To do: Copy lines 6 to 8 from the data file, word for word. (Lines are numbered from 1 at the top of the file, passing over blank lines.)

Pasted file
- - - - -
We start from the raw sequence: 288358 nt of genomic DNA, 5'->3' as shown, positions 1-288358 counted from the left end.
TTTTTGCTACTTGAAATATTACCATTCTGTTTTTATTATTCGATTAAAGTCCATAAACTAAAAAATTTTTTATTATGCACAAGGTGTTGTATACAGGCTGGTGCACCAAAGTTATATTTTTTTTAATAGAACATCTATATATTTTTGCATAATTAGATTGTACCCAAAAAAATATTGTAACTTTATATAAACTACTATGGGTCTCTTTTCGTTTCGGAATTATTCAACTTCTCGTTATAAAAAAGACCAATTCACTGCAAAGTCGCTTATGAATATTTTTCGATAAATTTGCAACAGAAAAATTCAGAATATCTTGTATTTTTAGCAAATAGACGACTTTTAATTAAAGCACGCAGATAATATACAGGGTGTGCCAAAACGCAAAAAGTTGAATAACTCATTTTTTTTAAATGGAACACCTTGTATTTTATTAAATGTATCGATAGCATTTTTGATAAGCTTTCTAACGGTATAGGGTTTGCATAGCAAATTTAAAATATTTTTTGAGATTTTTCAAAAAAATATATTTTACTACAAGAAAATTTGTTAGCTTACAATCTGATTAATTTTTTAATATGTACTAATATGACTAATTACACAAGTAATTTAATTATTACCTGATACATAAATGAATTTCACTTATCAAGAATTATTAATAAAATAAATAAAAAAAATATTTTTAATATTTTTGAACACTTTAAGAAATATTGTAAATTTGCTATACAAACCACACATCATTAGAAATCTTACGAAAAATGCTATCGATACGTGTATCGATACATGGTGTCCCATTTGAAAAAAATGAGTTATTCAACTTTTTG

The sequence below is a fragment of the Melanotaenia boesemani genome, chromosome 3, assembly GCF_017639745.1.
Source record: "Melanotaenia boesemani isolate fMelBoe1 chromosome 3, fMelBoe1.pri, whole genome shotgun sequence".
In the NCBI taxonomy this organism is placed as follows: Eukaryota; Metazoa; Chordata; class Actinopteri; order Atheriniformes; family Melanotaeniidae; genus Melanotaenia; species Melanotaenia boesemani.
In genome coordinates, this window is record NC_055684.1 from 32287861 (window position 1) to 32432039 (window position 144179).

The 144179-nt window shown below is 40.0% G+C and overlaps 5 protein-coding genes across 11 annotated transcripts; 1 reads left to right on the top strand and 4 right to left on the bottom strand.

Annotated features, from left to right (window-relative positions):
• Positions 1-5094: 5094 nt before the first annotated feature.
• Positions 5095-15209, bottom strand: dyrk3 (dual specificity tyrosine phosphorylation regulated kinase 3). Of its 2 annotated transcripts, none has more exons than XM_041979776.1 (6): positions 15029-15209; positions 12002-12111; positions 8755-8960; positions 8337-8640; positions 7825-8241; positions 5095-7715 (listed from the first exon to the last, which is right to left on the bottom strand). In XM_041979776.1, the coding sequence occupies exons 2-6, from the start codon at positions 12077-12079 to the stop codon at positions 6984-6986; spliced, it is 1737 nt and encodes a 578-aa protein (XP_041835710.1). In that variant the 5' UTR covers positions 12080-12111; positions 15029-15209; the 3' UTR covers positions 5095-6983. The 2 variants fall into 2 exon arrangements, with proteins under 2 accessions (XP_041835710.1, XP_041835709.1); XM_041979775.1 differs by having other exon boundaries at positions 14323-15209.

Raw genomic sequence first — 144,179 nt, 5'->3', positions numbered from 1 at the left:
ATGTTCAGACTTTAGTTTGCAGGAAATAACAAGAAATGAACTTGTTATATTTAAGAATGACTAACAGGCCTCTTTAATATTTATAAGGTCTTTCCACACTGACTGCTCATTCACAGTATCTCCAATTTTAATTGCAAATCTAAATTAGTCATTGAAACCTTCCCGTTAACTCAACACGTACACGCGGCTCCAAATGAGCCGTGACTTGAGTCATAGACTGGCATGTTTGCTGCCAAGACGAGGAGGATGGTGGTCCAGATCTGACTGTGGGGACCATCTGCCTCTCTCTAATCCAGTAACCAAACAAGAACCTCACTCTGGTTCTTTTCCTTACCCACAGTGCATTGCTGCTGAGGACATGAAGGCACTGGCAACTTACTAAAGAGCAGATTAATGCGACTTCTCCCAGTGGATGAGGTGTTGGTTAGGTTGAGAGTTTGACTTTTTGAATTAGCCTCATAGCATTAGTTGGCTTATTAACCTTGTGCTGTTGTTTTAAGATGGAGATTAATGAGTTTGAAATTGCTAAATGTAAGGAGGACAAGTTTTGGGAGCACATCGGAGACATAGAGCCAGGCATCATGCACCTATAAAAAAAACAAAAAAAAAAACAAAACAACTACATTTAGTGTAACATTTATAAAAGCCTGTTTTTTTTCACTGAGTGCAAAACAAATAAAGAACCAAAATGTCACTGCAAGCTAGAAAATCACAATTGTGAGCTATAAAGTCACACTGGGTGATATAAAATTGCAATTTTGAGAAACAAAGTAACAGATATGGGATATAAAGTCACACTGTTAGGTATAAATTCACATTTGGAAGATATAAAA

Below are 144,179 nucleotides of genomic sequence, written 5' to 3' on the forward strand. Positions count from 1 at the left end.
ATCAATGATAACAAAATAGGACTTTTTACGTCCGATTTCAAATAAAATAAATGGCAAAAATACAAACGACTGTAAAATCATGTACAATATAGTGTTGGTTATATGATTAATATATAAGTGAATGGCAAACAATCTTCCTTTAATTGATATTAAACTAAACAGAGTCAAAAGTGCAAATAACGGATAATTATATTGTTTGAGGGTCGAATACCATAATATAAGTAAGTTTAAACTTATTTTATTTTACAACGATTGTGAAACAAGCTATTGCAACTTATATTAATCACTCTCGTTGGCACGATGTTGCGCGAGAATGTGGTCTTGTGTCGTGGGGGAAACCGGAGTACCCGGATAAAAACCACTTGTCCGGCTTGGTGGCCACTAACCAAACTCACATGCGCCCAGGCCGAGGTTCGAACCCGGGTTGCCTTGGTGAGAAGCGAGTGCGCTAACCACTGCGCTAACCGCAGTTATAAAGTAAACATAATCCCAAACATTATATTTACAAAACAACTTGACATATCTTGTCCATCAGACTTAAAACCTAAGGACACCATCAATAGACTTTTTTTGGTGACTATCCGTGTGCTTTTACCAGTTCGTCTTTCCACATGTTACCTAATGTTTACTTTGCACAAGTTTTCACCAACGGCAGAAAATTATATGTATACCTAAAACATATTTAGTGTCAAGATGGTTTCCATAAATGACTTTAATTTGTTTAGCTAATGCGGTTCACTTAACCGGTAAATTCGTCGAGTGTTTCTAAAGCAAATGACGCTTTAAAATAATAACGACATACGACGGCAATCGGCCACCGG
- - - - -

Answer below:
In genome coordinates, this window is record NC_055684.1 from 32287861 (window position 1) to 32432039 (window position 144179).

The 144179-nt window shown below is 40.0% G+C and overlaps 5 protein-coding genes across 11 annotated transcripts; 1 reads left to right on the top strand and 4 right to left on the bottom strand.

Annotated features, from left to right (window-relative positions):